I have completed eight novels in my lifetime. When you consider I have been writing for 23 years, that doesn’t seem so impressive. When you consider the percentage of the general population who ever complete even one novel, it’s not so bad. Of course, we have to take “novel” with a grain of salt. I’m not sure the first three would actually qualify in terms of length. We aren’t even going to talk about quality, considering those first three were written before the age of 12 and my grasp of word-craft was, um, juvenile (that’s the kind way to put it).

Of those eight novels, the one I remember the least about is Runaways. And when I say I don’t remember much, I really don’t remember much. Runaways came either between A Faithful Friend and Racing for Victory, or between Racing for Victory and My Friend, My Dog, My Eyes (see, I told you I don’t remember much; can’t even recall when this book came into play). It was during the time I was trying desperately to find a partner in writing. I had done enough writing to know I loved it and I wanted to share that love. So I was avidly trying to convert my friends and family into writers. I wanted someone, ANYONE, to write with me so I would have someone to talk to about what I was going through. I can remember at various times my sister and each of my two best friends starting books, and I know it was only in deference to me (a.k.a., to make me shut up about it). None of them made it very far, but I think it was enough to teach me what I needed to know: writing must come from passion and passion cannot be dredged up, even to try to make someone else happy. And so, I gave up my endeavor and learned to enjoy my unique love. I could get lost in my words and my worlds and there were enough guides and friends there to occupy me. And my friends and loved ones learned it was enough to support me and let me ramble on; they didn’t need to join in the actual writing process, and I didn’t need them to. They share my love in a different way: by letting me share it with them.

But I digress. I have to digress because the point of this post is to introduce you to my book, Runaways, and if all I did was tell you what I recall about it, it would be a terribly short post. So, back to the point. Runways chronicled six orphans (none of whose names I can remember) and their escape from the terrible orphanage in which they resided. That’s the extent of the plot, and the character development. I am almost 100% certain there was a dog. I say that, in part, because I think I remember a dog, and, in part, because I always included animals in my books (I have yet to write a book that does not include animals; write what you know and love J). And that’s it. That’s what I remember. They got away. I think they were teenagers, but I’m not sure. I do know I ended the book with them as adults, because two of them got married. They had twin children they named Luke and Leia (three guesses what my favorite movies are, and the first two don’t count). And that, my friends, is all. I don’t remember anything else about it, and I am pretty sure it is in the category of “I have no copies of this anywhere” that my first book is in. Come to think of it, that means it probably was my second book, because I have at least some of Racing for Victory (to be introduced at a later time) on notebook paper in a binder.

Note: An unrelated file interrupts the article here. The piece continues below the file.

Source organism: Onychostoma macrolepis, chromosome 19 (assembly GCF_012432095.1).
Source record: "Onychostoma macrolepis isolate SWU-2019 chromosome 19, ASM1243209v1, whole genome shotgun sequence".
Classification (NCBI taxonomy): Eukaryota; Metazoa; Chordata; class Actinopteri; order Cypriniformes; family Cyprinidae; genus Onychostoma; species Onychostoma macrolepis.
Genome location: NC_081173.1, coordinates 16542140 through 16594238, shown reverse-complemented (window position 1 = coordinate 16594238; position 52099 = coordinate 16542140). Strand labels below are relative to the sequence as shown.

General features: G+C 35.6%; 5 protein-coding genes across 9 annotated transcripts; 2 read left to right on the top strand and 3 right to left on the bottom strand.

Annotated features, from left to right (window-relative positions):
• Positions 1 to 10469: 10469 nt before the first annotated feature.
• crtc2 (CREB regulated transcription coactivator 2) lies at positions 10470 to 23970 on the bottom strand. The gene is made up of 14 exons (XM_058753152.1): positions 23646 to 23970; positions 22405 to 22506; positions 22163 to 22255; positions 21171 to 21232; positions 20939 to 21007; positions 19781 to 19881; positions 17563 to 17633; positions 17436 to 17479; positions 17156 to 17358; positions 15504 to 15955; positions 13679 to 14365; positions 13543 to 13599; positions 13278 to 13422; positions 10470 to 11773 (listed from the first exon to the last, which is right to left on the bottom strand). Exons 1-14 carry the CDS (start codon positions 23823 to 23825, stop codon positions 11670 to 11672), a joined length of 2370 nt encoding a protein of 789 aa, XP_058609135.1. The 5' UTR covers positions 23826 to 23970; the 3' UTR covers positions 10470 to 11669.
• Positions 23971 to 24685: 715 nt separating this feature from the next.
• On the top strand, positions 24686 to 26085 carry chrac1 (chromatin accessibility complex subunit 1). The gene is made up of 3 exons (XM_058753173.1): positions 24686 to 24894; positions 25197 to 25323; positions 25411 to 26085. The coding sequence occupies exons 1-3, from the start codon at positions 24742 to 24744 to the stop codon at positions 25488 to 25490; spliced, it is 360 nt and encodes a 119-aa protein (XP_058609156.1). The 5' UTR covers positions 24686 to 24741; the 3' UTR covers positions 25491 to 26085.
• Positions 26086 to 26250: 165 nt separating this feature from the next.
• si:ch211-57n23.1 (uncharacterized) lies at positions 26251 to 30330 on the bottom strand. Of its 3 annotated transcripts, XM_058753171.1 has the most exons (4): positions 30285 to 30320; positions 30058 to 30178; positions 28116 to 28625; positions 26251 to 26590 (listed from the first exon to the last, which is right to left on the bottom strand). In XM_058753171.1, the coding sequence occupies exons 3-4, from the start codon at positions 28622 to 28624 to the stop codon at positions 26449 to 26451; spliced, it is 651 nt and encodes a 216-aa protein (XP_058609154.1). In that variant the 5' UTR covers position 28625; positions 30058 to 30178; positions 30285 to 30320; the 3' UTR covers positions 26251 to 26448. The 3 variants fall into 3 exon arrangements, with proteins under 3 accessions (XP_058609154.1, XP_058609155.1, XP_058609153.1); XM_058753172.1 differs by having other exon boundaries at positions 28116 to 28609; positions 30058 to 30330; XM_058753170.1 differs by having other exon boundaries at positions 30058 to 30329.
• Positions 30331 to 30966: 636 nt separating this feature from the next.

As a final parting thought, I have spent these 20-some years content to leave my family and friends alone when it comes to converting them into writers. I have found other writers to talk to, and I have some of you right here, reading my blog. You understand. I don’t have to recruit my family. But there is one. One I have set my sights on. My nephew, 10 years old at this moment, is one of the greatest story-tellers I have ever met. He has a creative mind that won’t quit, and the words to go with it. I watched him one day as he walked in circles around a bean bag chair and I could see the story spinning in his mind. I asked him what it was and he told me. I want to recruit him. I’ve told him that. Unfortunately, at this point in time, he hates writing. Loves stories, but hates the mechanical act of writing. I haven’t given up on him. The passion for stories is there; but for now he doesn’t have the need to chronicle them. He is content to leave them in his own mind, or verbally spew them over anyone in the vicinity. We’ll see what happens. By the time I was his age, I was on my third book. But, let’s be honest, how many writers are penning novels at the age of 10? And if they do, they might well forget them by the age of 31, much as I have done with Runaways.

It’s my book and I will treasure it for the time and effort I put into it. I just wish I could remember it better!

~ S.D. Bullard


~ by sdbullard on May 6, 2015.

3 Responses to “Runaways”

  1. I definitely understand your childhood. A few of my friends hopped on the writing bandwagon when I first started writing stories about them and me (older versions of ourselves, of course, involved in amazing, sci-fi action adventure stories : ) ), none of them stuck with it. Here’s hoping for your nephew will join you soon. Sometimes it just takes a little more maturity for children to have to patience to capture their words on paper. Or the right mentor. 🙂

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